Newspaper Page Text
_THE BIRMINGHAM AGE-HERALD_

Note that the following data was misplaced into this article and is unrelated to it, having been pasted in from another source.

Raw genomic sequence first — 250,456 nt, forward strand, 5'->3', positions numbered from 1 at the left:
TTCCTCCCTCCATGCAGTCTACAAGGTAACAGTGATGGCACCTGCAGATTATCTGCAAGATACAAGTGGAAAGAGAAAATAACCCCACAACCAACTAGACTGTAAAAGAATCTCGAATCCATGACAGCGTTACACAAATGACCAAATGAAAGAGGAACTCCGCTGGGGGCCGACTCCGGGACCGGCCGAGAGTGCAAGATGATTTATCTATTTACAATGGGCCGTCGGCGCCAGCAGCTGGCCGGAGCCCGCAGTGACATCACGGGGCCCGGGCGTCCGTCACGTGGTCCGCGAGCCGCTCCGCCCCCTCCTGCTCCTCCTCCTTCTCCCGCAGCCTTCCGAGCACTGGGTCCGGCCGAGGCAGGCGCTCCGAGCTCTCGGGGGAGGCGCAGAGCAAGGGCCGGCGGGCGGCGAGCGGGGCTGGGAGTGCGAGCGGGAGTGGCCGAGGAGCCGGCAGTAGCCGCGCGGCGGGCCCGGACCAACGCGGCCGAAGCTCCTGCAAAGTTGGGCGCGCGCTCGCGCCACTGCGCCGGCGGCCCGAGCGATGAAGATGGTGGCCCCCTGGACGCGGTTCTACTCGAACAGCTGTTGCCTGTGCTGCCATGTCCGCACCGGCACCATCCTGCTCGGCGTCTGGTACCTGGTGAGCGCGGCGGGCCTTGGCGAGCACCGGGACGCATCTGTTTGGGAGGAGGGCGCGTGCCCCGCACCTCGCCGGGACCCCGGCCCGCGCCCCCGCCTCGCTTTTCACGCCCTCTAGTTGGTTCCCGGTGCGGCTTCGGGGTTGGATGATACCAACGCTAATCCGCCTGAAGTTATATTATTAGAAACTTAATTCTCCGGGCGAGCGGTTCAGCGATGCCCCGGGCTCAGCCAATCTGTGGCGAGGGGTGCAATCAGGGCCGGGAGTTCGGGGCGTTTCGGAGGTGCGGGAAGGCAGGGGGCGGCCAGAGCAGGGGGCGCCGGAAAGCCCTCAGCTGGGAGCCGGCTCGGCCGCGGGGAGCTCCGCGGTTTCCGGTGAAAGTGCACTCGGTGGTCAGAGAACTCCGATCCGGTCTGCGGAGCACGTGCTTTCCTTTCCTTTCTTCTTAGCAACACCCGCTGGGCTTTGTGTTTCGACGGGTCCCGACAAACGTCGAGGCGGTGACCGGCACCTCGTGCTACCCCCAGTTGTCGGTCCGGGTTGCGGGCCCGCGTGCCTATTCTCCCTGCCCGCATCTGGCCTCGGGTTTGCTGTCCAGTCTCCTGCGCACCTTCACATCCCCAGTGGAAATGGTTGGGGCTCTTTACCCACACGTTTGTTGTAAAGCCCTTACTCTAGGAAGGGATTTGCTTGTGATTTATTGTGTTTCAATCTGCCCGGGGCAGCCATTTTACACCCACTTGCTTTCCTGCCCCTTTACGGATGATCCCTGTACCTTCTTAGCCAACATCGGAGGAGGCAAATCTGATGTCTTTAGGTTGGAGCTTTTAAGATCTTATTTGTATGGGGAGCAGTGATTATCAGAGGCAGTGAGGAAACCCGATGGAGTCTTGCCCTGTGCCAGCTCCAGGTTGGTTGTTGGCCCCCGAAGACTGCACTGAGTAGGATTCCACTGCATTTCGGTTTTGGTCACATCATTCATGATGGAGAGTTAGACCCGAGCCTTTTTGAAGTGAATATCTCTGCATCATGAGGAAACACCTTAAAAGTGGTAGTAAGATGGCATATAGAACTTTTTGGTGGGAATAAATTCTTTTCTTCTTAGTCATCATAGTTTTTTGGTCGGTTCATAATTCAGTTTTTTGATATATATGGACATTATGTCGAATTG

VOLUME XXXXIII __ BIRMINGHAM, ALABAMA, WEDNESDAY, AUGUST 13, 1913 14 PAGES NUMBER 99 U NEAL APPOINTS HENRY D. CLAYTON TO FILL VACANCY CAUSED BY DEATH OF JOHNSTON Announcement of Appoint ment Made By the Chief Executive Yesterday Afternoon COMMISSION DELIVERED TN GOVERNOR’S OFFICE AFTER BRIEF CEREMONY Chaotic Senatorial Situation Untangled for Time Being By O’Neal’s Action—Mr. Clayton Accepts Appointment and Leaves Today to Present Credentials Be fore Senate Committee—Action of Governor Generally Anticipated By Ij. S. BETTY Montgomery, Ala., August 12.—(Special.)—Governor O’Neal this afternoon appointed Congressman Henry 1). Clay ton of Eufaula, chairman of the judiciary committee of the House of Representatives, United States Senator to succeed the late Senator Joseph F. Johnston of Birmingham, who died in Washington last Friday morning. The governor announced Congressman Clayton’s appointment shortly after he reached his office nt the capitol this afternoon, following a conference which he had with several of his legal advisers at his home. Clayton to the vacant Meat In the Unit ed Staten Senate wan not unexpected. Am Moon a* it became known that the governor intended making the appoint ment today there wax hardly any doubt In the mind* of otTlelaln and vnrloiiM political leaderM from a number of placen In the Ntute who came to Mont gomery lu the IntereMtM of the «Cv er«| Candida (cm, that 1'ongrcMMmnn Clayton would he named for the of fice. URGED BY FRIENDS OVER THE STATE The appointment of CongreNMuiau Clayton wam urged by him frlendM In nil pnrtM of the Ntate. During the p»Mt two daya the governor lias received no Icmm than 500 telcgrama and letter* /rom people over the ntate urging the appointment of one or tlie other candi date*- Approximately *hree-foiirtIim of *he iudor«ement« which the governor received were lu CongreNnmnn ( layton'M hehnlf. The governor indicated to The Age-J- er ald correspondent, when the latter accom panied him from Birmingham today, t. at he thought it most likely that he would make the appointment this afternoon, stating that he thought it unwise to delay the matter any longer. It is more than ptobable that the governor would have made the appointment yesterday had he been in Montgomery. Congressman Clayton accompanied the governor to Montgomery ancl had an en gagement with the executive this aft ernoon. Owing to the fact that the train from Birmingham was late the governor went directly home as soon as he arrived in the city, and did not reach his office until 4 o'clock this afternoon. Judge John Pelham, associate justice of the court of a PI eals, and other legal advisers of the governor, were with the executive at the conference which was held at the gov ernor’s home. VISITORS THRONG C APITOL CORRIDORS During the afternoon the capitol corri dors were thronged with officials and po* liiicals from variouB parts of the state, most of whom were supporters of con gressman Clayton. The waiting room of the executive offices was crowded, and although no one knew' positively that the governor was about to make the appoint ment, there was none who doubted it, and there was scarcely anyone who doubted that Congressman Clayton would receive the plum. The governor announced the appoint ment at 5 o’clock, following a brief con ference with Congressman Clayton. Many of those present in the governor’s office at the time the appointment was an nounced had not been able to reach the governor either in Congressman Clayton's behalf or in the interest of any other can didate. The new appointee was warmly con gratulated by dozens of friends over his acquisition of a senatorial title, and the new senator accepted the friendly senti ments of those present in a most grateful manner. CLAYTON MAKES SIMPLE STATEMENT To the press representative Congressman Clayton said: “I am deeply grateful to the governor for having appointed me sen ator. I trust that my long service in the House has demonstrated my fitness for this place. T hope that by my continued faithful discharge of public duty the peo plo of Alabama will be reassured that the appointment was proper, and that they will hold me worthy of election when that time comes.” Congressman Clayton received his com mission within 20 minutes after his ap pointment was announced, and that im portant document will be presented to the United States Senate immediately upon his arrival In Washlngon, for which (Continued on l*age Two) Alabama Executive Dis cusses Senatorial Problem in Official Statement. Authority for Action Montgomery, August 12.—(Special.) Maintaining that it was never contem plated that any state should be deprived of Its right of equal representation in the United States Senate and expressing the opinion that the seventeenth amend ment does not apply so far as Ailing va cancies Is concerned, to the term of any senator chosen before that amendment became a part of the constitution, Gov ernor O'Neal tonight issued a statement relative to his action In appointing Con gressman Henry D. Clayton of Eufaula a member of the United States Senate to succeed the late Senator Joseph F. John ston. The governor declares in his statement that he Is not unmindful of the fact that an important constitutional question is presented', but stales that he received the advice of many eminent lawyers on the subject and that they concurred with him that he had the power to apjtoint. KAFLA1NS position REGARDING PROBLEM In explaining his position In regard to the mooted question, the governor main tains that the amendment cannot be so construed as to affect the election of a senator chosen before It became a part of the constitution, declaring that the provision Is made that It shall not affect "the term of any senator chosen before it" became ratified. Governor O’Neal then explains why lie was not Inclined to the special election Idea, stating that 40 to 60 days would have elapsed before the election could have been held. I.*e!a> would also have been occasioned by a special session of the legislature. The governor concludes his statement with a tribute to Congressman Clayton, asserting that "His long training and ex perience in Congress have demonstrated Ids ability and great usefulness." The governor’s statement is as follows: "Hon. oJseph F. Johnston was elected bv the legislature of Alabama United States senator for the term commencing on the fourth day of March, 1969, and ending on the fourth day of March, 1915. The un expected death of Senator Johnston creates a vacancy In the term of the lce for which he was elected, and therefore presents the direct question of the proper method of filling the vacancy. T am not unmindful that a grave consti tutional question is presented, about which eminent lawyers differ. "Certainly this construction is the most expeditious and least expensive method that can he adopted on the part of the nV\h. 8e.TP ,he ,1nHl determination r (his most important question, which of course must ultimately be passed upon by the 1 nited States Senate, which is the sole judge of the election and quallfica t °n °t Its rftembers. To give any other (Continued on Page Eight) Mulhall’s Illness Forces Lobby Committee to Adjourn Witness Worn Out With Continued Examination Before Congressional In vestigators Washington, August 12.—With its prin cipal witness, Martin M. Mulhall, ill, the House lobby investigating committee to day was forced to adjourn until Thurs day. In the meantime Mulhall, who saya he has been literally worn out by the ■train of continual examination before the congressional investigators, will rest under the care of a physician in an attempt to lit himself to resume his testimony. Muihall spent about two hours today giving the details of hie lobby transaction with men now in Congress. During that time he complained of feeling III and Anal ly the committee was recessed for two hours to allow him to rest. At the end of that time his attorney, John \v. H. Trim, announced that his client's physi cians said he would not be able to continue on the stand without a rest. In a lengthy executive session the com mittee decided that the Investigation could not proceed in an orderly way witiiout. concluding Jdulhall's testimony and an ad journment was taken until Thursday, APPOINTED TO SENATE HENRY' I>. CLAYTON Mr! Clayton’s home is Kufaula, Ala. He is now chairman of the House judiciary committee Me was born in Harbour county in >857. He served one term in the Alabama legislature, where he was chairman of the judiciary committee. Mr. Clayton was United States district attor ney from 1893 to 1896 and was a presidential elector in 1888 and 1892. He was elected to the Fifty-fifth Congress from the Third Alabama district and is now’ serving his eighth consecutive term in the House of Repre m MANY HOLD THE OPINION THAT SENATE WILL NOT AGREE TO SEAT CLAYTON Appointment Will Meet Very General Approval Throughout State and Puts the Mooted Question Squarely Up to the Senate for Settlement—Prominent Alabama Lawyers Will Probably Go to Washington to Argue Ques tion Before Senate Committee By HUGH W. ROBERTS Henry I>. Clayton, appointed by th<: governor successor to the laie Sen ator Joseph F. Johnston, may. in vir tue of the seventeenth amendment, faii of confirmation. This is the general Impression in Birmingham. The action of the governor in mak ing the appointment is generally ap proved. That he named Mr. Clayton it generally applauded. But the fear h great that the Senate will fall to seat the new senator from Alabama. Yesterday morning when The Age Herald published the fact that the dem ocratic members of the judiciary com mittee were unanimously of the opin ion that the governor could not ap point, doubt as to the constitutionality of the governor’s Intention became rampant. Yesterday at noon when a telegram was received by these who advocated the appointment of John B. Knox in which Oscar W. Underwood, judging from his interviews with sen ators, declared himself as strong in the belief that an appointee would not be confirmed, practically, everybody ex pressed fear that the appointee would not be able to take his seat. So certain, as a matter of fact, be came Mr. Knox that to all practical (Continued on l*age Eight) “IT IS MY OPINION MR. CLAYTON WILL NOT BE SEATED” —SENATOR OVERMAN Democratic Leaders Sur prised Over Action Taken by Governor O’Neal SPECIAL SESSION IS URGED BY KERN Predicted by Senators That Mr. Clay ton’s Credentials Must Go to Committee on Elections for Report Washington, August 12,-JSunprise was expressed by democratic leaders of the Senate tonight when thei learned that Governor O'Neal of AlabatiuPmlMi disre garded their advice and had appointed Representative Henry D. Clayton to suc ceed the late United States Senator J. !<\ Johnston without express authority from the Alabahm legislature. “It is my opinion that Mr. Clayton will not be seated.” said Senator Overman, acting chairman of the judiciary commit tee. “The members of the judiciary com mittee and a majority of the lawyers of the Senate were of the opinion that the seventeenth amendment to tlie constitu tion does not give the governor authority to appoint a senator except under ex pressed directions from the legislature.” It was predicted tonight that when Mr. Clayton presented his credentials as a senator objections would be raised imme diately and the credentials would go to the committee on privileges and elections fox a report. i eiegru pn» u xicoi Before the news of Governor O'Neal's action reached Washington, Senator Kern, leader of the Senate majority, had sent a second telegram to the governor urging him to call a special session of the legis lature to grant him authority to name u senator ad interim. Senator Simmons, chairman of the finance committee, also had sent a mes sage emphasizing the Importance of Sen ator Kern’s request. Both senators i pointed out that it was important that '•here should he no possibility of a cos test in the appointment of a successor of Senator Johnston, owing to the slender democratic majority on the tariff bill. Democratic leaders, having lost a vote through the death of Senator Johnston, are further worried by the continued ab sence, on account of serious illness. »f Senator Culberson of Texas. They have endeavored vainly to get some Informa tion as to the probability of Senator Cul berson’s return in time to vote for the tariff bill. No word, it is said, can be com municated to the senator, who is under going treatment in Connecticut. Senator Kern declined to give any opin ion tonight as to Mr. Clayton’s eligibility to the Senate. As the chairman of the committee on privileges and elections. Sen ator Kern would have to preside over any contest that might be started and review any objections that might be filed after Mr. Clayton appears with his sena torial credentials. “This is an entirely new question." said Senator Kern, “and very few of us have had time to look into It and form any definite opinion." Scandinavians Meet Worcester. Mass.. August 12.—One hun dred delegates representing 19,000 members of the Scandinavian Brotherhood of Amer ica are attending the annual convention which opened here today. Supreme Presi dent James P. Hansen of Warrensville, O.. presided. ITS A FIGHT TO THE DEATH IN NEW YORK NEW YORK ASSEMBLY DEADLOCKED; REPORT SAYS SULZER’S WIFE INVESTED IN STOCKS - i - Mrs. Sulzer Is Re ported to Have Misspent Funds CONFESSES TO SEN. PALMER Rumored That Governor's Wife Will Make Startling Revelation in the Cam paign Fund Probe PALMER REFUSES TO CONFIRM OR DENY STARTLING RUMOR On Eve of Governor's Probable Im peachment Story Is Spread Broad cast Throughout New York ' Capital—May Make Pub lic Statement Today Vnv Turk, \ nulls t 12.—On 1 '**' eve of Use governor's proltflble I m pen,' li - meut. Ibe story man sprenil broadcast th roil u bo uf the nl III 1 ill tonlghl that Urs. Snlxer hull assumed nil hlnme lor fhe revelations brought out by the Kruwlcy In vest Ir:i Hub committee con cerning the governor's transact Ions In W nil street. Ilrs. Sul/er's stalemrnt nos made, ac cording to this story, fo Senator Poi nter. She Is limited ns hnvlng told him this afternoon, “1 am wholly to hlnme for tills whole nffnlr." \ It Itougil t he Nlor> wmm me erty of the city tonight, apparently no I one could he found who would he quoted an confirming 14. Governor Stil ler referred all inquirers to Senator Palmer, who declined either to con firm or deny It. He Is reported as hnv ! lug told It to n select coterie of the ' governor’s support cr«. CONFIDED STORY DURING CALL Senator Palmer, a Grand Army vet eran, called at the executive mansion this afternoon to consult Governor Sul 25er concerning the dedication of a mon ument ul Andersonvilie, Ga, Mrs. Sul zer is said to have confided her store to the senator during his call. According to other friends in whom Mrs. Sulzer has confided, she has de clared she used some of the governor’s campaign contributions because she felt that the household "was in need of money." It is reported that Airs. Sulzer Is pre paring a detailed statement lor pub lication tomorrow. In this statement she is said to have itemized all her transactions in Wall street In which any of the governor's campaign funds were involved. Tlie governor, it is said, knew noth ing of his wife’s dealings on the stock exchange until shortly before the Frawley committee liegart itM invest!- ; gallon. When he llrst heard tin revel ations, his friends say. he re. used to believe them, ridiculed them as a hoax! and branded them as an attempt to secure his resignation. VOLUNTEERED TO MAKE STATEMENT Later when il was seen that the Frawley committee was in earnest in its jfswesUffaliou, Mrs, Sulzer, it is .i< - (Continued on Page Nine) TODAY’S AGE-HERALD ______ 1— Clayton named to succeed Johnston. Many of opinion that Clayton will not be sealed. New York assembly uleadlocked. 2— Miss Warrington on stand in Diggs Caminettl trial. 3— Banks have needed funds to move crops. 4— Editorial comment. (j—Society. 7— Sports. 8— Dernopolis ready to launch big al falfa movement. 9— Lin I wins first skirmish in diplomatic battle. 10— Government fund will he denied specu lative banks. 11— Burnett may have opponent in race. 13— Markets. 14— Gain of $02,773 over 1912 in Perry. Assembly Is Far From Vote on Resolution to Impeach THREE VOTES ARE LACKING Notwithstanding Test V ote, ftevy Declares Organi zation Has Enough Votes to Impeach | _ 1 VOTE ON RESOLUTION MAY NOT BE REACHED UNTIL DAWN TODAY Mrs. Sulzer's Story Causes Resolution Testing Strength of Majority. Assemblymen in - Turmoil, With Governor's Friends Fighting to Bitter End LATE BULLETINS Alhaay, \ugiut 13.—. Majority l.emler Levy wnN *1111 speaking at 3RIO• o’clock. Indication* were then that a vole «»» the fir*t of a aerie* of motion* planned by (Governor Nulxer'n friend* to precede the vote on the Impeachment re*olti. tion might he reached within nn hour. Albany, Augu*t 13.— At I RIO o’clock till* morning the H**cmhly wa* Mtlll In MCNNlon and apparently wa* far front n vote on the renolutlon calling for Rournor Sul/er’* Impeachment. tibnny, AukumI 13.—IndlciittoftM nt 2 o'clock IIiIm niornluu were Mint (be n»«ciubl> would uot reach u vote on t he Sulxer Impeachment resolution for an hour or more. Albany, AukumI I a.— At 3 o’clock (IiIn i mornluit the assembly showed no Ivi ! dleation of tnMnjt; nu curly vote on the | ^ul«er Impeachment resolution. % Ihnny. tuguat i:i.—'|'hc bcufnnlnir Of the eml of the loou session np | pen red to he In aiuhf shortly nfter .1 o’clock when Aaron J. Levy, the m« jorlty lender, licuui. his speech defend inu the resolution nnd iirulnu Its ndop. Mon. \ Ihnny. \ Hitust 18.—A declnration nttrlliuted to Hr*. William *ul/.er. wife of the governor of New York, tlinl she hnil ii»e<| her hiishfind's cniiipnlun eon trlhutlons without his knowledge to In vest in stocks heeauae she felt the household needed money, nnd that alie alone was responsible for his Impeach ment proceed In us, was made the sub ject curly this niornlnur «f n motion In the lower house of fVi«» New 1 ork le« Is In tu re dehntlnu n resolution to im peach (iitvernor Sulzer. It was the first test of (he strenulh of the democratic ormmlralIon, which Is oruiinl/.inu the uovcrnor*M Impeach nient, nnd Indicated Hint the orunol/.n tlon lacked three votes of the 7U ra il u I red to impeach. 1 wo of the men who voted against the organization, however, were said to be ready to vote for impeachment. i he motion, made by Republican Leader Hinman, recited that Mrs. Sulzer s declaration should be properly classed under the head of newly dis covered evidence and warranted post ponement of further consideration of the impeachment resolution. The mo tion was defeated by a vote of 73 to 49. . HAVE ENOUGH VOTES TO IMPEACH Notwithstanding the showing of the test vote, Majority Leader Levy as serted that the organization had enough votes to impeach the governor, and that he felt it would do so before adjournment. The assembly had been in session four hours when the motion was made. Indications were that it would not reach a vote on the impeachment resolution till dawn today. Mrs. Bulger's ulleged statement was (Continued on Page Mae.) CHARACTER OF LEO FRANK DEFENDED BY WITNESSES Endeavors to Show That Defendant Manifested No Nervous ness On Day After Killing of Mary Phagan—Threat ens to Ask for a Mistrial Atlanta, August 12.—Attorneys for the defense in the trial of JAb M. Frank, charged with the murder of Mary Phu gan. today endeavored to prove by wit nesses that the former factory superin tendent had shown no unusual nervous ness at the time the crime was reported, and to corroborate his statement with ref erence to his movements on the day of the tragedy. At the afternoon session At torney Arnold appealed to Judge ftoan when Solicitor Dorsey showed much vigv*r in cross examining Philip Chambers, a former office boy at the factory where the murder was committed. Attorney Arnold declared that if “unfair attacks'* on Frank's character were not ur..,n.ht to .in end, he would ask for a mistrial. The boy wus questioned by Arnold to show tha* Frank was decorous in his attitude toward girls In the factory. Emil Solig, Frank's father-in-law, and Mis. Sells testified that at about the tim* the murder is alleged to have been com mitted. Frank was as usual In appearance and actions. Minola Knight, a negro cook In the gelid home, swore that detectives and her hue band had persuaded her to sign false t1 f* fldavits against Frunk, one of which, sht said, was the statement in which she quoted Frank as saying he wanted a pis tol with whieh to kill himself. The trial will be resumed at 9 o'cloc* tomorrow morning.